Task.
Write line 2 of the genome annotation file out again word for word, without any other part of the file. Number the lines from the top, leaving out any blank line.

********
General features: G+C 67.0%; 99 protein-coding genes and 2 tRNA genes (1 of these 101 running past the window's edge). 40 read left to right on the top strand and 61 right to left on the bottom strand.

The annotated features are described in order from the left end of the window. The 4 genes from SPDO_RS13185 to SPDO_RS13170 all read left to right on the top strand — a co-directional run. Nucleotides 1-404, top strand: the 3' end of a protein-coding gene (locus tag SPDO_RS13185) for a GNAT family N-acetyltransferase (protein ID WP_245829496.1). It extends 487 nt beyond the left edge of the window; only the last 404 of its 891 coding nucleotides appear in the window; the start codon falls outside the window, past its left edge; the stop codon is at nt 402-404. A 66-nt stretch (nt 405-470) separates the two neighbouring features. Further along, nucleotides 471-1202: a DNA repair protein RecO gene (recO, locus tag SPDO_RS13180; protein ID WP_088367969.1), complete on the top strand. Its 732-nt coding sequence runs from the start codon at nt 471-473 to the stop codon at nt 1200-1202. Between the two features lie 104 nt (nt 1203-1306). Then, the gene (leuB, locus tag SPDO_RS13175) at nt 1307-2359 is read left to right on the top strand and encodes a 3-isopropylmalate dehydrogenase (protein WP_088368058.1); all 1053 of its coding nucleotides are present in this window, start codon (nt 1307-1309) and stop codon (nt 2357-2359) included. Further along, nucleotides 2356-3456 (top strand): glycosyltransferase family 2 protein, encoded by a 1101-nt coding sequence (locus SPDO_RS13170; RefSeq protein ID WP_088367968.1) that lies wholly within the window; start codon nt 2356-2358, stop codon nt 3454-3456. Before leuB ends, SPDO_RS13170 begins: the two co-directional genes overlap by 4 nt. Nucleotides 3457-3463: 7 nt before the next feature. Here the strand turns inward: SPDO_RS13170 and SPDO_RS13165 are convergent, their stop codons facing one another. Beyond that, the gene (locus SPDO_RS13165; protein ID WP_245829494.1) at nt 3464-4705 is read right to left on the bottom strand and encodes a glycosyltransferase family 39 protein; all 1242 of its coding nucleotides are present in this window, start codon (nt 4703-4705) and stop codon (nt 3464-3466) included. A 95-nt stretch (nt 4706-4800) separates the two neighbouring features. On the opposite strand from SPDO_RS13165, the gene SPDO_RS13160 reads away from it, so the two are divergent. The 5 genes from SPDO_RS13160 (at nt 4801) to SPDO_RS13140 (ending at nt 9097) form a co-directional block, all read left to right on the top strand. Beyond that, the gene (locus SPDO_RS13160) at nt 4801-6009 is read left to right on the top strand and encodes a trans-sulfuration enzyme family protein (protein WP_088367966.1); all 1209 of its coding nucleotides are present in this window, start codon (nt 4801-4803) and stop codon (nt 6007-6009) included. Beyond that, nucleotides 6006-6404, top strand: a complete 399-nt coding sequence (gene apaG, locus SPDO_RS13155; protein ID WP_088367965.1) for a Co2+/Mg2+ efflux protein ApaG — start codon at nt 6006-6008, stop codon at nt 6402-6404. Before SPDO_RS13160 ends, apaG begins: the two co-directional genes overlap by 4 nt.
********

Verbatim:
The annotated features are described in order from the left end of the window. The 4 genes from SPDO_RS13185 to SPDO_RS13170 all read left to right on the top strand — a co-directional run. Nucleotides 1-404, top strand: the 3' end of a protein-coding gene (locus tag SPDO_RS13185) for a GNAT family N-acetyltransferase (protein ID WP_245829496.1). It extends 487 nt beyond the left edge of the window; only the last 404 of its 891 coding nucleotides appear in the window; the start codon falls outside the window, past its left edge; the stop codon is at nt 402-404. A 66-nt stretch (nt 405-470) separates the two neighbouring features. Further along, nucleotides 471-1202: a DNA repair protein RecO gene (recO, locus tag SPDO_RS13180; protein ID WP_088367969.1), complete on the top strand. Its 732-nt coding sequence runs from the start codon at nt 471-473 to the stop codon at nt 1200-1202. Between the two features lie 104 nt (nt 1203-1306). Then, the gene (leuB, locus tag SPDO_RS13175) at nt 1307-2359 is read left to right on the top strand and encodes a 3-isopropylmalate dehydrogenase (protein WP_088368058.1); all 1053 of its coding nucleotides are present in this window, start codon (nt 1307-1309) and stop codon (nt 2357-2359) included. Further along, nucleotides 2356-3456 (top strand): glycosyltransferase family 2 protein, encoded by a 1101-nt coding sequence (locus SPDO_RS13170; RefSeq protein ID WP_088367968.1) that lies wholly within the window; start codon nt 2356-2358, stop codon nt 3454-3456. Before leuB ends, SPDO_RS13170 begins: the two co-directional genes overlap by 4 nt. Nucleotides 3457-3463: 7 nt before the next feature. Here the strand turns inward: SPDO_RS13170 and SPDO_RS13165 are convergent, their stop codons facing one another. Beyond that, the gene (locus SPDO_RS13165; protein ID WP_245829494.1) at nt 3464-4705 is read right to left on the bottom strand and encodes a glycosyltransferase family 39 protein; all 1242 of its coding nucleotides are present in this window, start codon (nt 4703-4705) and stop codon (nt 3464-3466) included. A 95-nt stretch (nt 4706-4800) separates the two neighbouring features. On the opposite strand from SPDO_RS13165, the gene SPDO_RS13160 reads away from it, so the two are divergent. The 5 genes from SPDO_RS13160 (at nt 4801) to SPDO_RS13140 (ending at nt 9097) form a co-directional block, all read left to right on the top strand. Beyond that, the gene (locus SPDO_RS13160) at nt 4801-6009 is read left to right on the top strand and encodes a trans-sulfuration enzyme family protein (protein WP_088367966.1); all 1209 of its coding nucleotides are present in this window, start codon (nt 4801-4803) and stop codon (nt 6007-6009) included. Beyond that, nucleotides 6006-6404, top strand: a complete 399-nt coding sequence (gene apaG, locus SPDO_RS13155; protein ID WP_088367965.1) for a Co2+/Mg2+ efflux protein ApaG — start codon at nt 6006-6008, stop codon at nt 6402-6404. Before SPDO_RS13160 ends, apaG begins: the two co-directional genes overlap by 4 nt.